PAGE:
The Kansas City Star offered a great apology because it wasn't done in an effort to appease outside forces--black or white--that were upset it had done wrong and were threatening to harm it economically if it didn't bend to their demands. Rather, it came from within.

If you were to come visit me in Kansas City, I'd show you Ward Parkway and the Plaza and the beautiful parts on the city that J.C. Nichols built. You'd sense the reverence I actually feel for him and that part of his legacy. But I'd also take you across Troost and show you where Henry Perry and Arthur Bryant started the American BBQ craze. I'd take you to the Negro League baseball museum. We'd go to the Blue Room and hear world class jazz, and then go over to the American Jazz Museum and learn how Kansas City is right up there with Chicago and New Orleans as one of the cradles of this sophisticated music. 

My point is that for generations, the [white] readers of the Kansas City Star were barely aware of the rich culture that was taking place on the other half of the city, much less in a position to appreciate it. So not only were black people hurt by how the Kansas City Star reported the news, its white readers were hurt too. The Star's apology shined light on the fact that a big group of the victims didn't even know they were victims. By apologizing, it educated the world about how it fell short of its own values, and enriched its readers by doing so.

How do you know it “came from within”? I submit it is not possible at this juncture to know what political forces they were responding/pandering to. 

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1 hour ago, gopher said:

Some of us are still bitter that they were declared national champions with such a weak schedule (they only played one ranked team during the season).  Fortunately, that injustice will likely never occur again.

As I recall, LaVell  Edwards had a pretty good response to such griping back then. He said (paraphrasing here), We won all our games. What do you expect from us? 

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16 hours ago, Analytics said:

If I said, "The Church of Jesus Christ of Latter-day Saints teaches that children shouldn't be baptized until they are eight," would you respond by saying, "That's nonsense! The Church doesn't teach anything because it can't teach anything! Only people can teach things!"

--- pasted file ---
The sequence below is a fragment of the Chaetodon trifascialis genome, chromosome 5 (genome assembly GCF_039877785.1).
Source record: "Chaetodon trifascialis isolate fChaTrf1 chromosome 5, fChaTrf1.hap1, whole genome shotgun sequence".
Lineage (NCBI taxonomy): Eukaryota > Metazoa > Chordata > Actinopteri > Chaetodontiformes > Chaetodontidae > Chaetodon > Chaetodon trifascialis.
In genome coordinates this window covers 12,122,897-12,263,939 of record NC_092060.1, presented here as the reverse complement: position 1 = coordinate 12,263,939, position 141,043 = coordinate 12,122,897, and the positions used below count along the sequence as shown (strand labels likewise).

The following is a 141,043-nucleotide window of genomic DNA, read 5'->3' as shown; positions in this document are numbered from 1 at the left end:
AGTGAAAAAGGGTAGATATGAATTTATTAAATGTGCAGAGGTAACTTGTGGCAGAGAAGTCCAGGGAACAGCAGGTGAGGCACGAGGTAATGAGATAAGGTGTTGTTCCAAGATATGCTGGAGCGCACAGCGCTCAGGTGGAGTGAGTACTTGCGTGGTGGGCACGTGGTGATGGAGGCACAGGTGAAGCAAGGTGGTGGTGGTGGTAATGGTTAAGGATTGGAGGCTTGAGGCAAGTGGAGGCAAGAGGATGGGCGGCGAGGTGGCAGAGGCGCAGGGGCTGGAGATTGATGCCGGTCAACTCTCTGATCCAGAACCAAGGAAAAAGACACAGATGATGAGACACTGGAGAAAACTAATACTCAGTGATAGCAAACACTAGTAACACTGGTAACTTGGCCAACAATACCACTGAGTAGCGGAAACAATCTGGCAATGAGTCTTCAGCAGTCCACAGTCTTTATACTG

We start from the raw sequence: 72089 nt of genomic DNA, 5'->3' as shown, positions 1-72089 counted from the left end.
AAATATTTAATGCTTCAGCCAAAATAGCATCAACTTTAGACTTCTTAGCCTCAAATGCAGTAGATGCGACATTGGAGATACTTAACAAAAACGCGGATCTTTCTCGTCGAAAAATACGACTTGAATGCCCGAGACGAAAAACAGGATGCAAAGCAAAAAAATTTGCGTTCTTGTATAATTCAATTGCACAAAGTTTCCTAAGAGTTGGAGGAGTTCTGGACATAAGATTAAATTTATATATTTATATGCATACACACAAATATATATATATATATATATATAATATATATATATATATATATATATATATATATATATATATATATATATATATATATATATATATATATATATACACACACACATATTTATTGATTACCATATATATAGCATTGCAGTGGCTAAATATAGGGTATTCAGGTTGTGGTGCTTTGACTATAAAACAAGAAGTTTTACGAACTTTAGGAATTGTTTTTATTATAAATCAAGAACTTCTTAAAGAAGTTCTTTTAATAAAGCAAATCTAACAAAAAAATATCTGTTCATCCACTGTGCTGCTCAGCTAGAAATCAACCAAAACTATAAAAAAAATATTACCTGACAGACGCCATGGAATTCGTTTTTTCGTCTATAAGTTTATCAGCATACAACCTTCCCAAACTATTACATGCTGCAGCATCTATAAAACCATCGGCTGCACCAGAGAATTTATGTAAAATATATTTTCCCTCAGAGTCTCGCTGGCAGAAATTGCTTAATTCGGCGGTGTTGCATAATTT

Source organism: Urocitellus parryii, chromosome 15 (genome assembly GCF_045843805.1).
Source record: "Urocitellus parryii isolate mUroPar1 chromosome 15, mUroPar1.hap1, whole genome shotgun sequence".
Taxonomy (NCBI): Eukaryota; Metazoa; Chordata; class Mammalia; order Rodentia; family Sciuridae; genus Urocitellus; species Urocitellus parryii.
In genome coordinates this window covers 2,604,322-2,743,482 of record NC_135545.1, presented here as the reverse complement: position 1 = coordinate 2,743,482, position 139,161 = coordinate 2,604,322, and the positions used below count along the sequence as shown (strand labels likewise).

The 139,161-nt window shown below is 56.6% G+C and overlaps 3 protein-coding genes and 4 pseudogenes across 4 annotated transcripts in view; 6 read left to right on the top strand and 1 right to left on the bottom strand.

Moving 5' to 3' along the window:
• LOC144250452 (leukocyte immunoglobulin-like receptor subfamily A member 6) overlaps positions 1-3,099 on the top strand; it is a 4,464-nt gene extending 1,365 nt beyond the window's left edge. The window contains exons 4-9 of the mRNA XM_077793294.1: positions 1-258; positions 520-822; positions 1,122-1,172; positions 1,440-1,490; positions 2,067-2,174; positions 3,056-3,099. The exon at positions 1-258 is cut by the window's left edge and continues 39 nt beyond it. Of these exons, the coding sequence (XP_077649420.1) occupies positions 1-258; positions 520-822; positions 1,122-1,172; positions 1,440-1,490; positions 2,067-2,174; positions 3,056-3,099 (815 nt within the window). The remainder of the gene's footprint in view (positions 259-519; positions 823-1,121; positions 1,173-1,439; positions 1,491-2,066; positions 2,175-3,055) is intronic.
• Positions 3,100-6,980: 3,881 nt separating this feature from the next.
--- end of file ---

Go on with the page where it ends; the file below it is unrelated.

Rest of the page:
I would probably let it go unless I was trying to explain why that statement didn't make good sense as the "appropriate" thing to say, such as I am trying to explain to you now in this thread about whether or not a form of speech is appropriate, while understanding how it actually works.  And I will try to explain this to you again now:

The Church of Jesus Christ of Latter-day Saints is an entity consisting of 11 million + people and there are some members who do NOT teach that children shouldn't be baptized until they are eight (I'm guessing you mean 8 years old), so whether or not you would agree with those people, I will now ask you this question:  Does it seem right to you that some one individual person is presuming to state what 11 million + members of that Church teach?  Imagine for a moment that one or more of those members did not teach that.  Can you now tell me what would be the appropriate thing to say?  I'm thinking something like:  Most of the members of The Church of Jesus Christ of Latter-day Saints teach that children shouldn't be baptized until they are eight years old, I think THAT would be a true statement and an appropriate thing to say.

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10 hours ago, gopher said:

The article wasn't about liking him.  The author said he wouldn't vote for Romney because he was a Mormon.

"I wouldn’t vote for someone who truly believed in the founding whoppers of Mormonism."

"Romney has every right to believe in con men, but I want to know if he does, and if so, I don’t want him running the country."

I'm disappointed church members didn't show how much hurt and pain the article caused by setting fires to cars, looting stores, and attacking law enforcement.  Couldn't someone at least have pushed over a trash can in protest?  I'm sure the church ran Book of Mormon ads on Slate instead.  That's why the church will never join the list of preferred oppressed minority groups.

Yes, some people not wanting to elect one of your group to the highest office in the land is definitely analogous to having members of your group extrajudicially murdered by law enforcement.

If only there were some similar instances in our history of enduring government persecution as a people so that we could show sympathy. I wish, and I know this is oddly specific, that my great-great grandfather had been involved in literally leading a group of armed men to ambush and burn US army wagons in an act of defiance against government persecution. If only..........alas.